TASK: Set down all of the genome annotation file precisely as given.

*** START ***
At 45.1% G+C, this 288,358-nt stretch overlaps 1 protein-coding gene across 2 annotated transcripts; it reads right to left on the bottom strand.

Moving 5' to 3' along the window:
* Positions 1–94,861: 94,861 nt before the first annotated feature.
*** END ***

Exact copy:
At 45.1% G+C, this 288,358-nt stretch overlaps 1 protein-coding gene across 2 annotated transcripts; it reads right to left on the bottom strand.

Moving 5' to 3' along the window:
* Positions 1–94,861: 94,861 nt before the first annotated feature.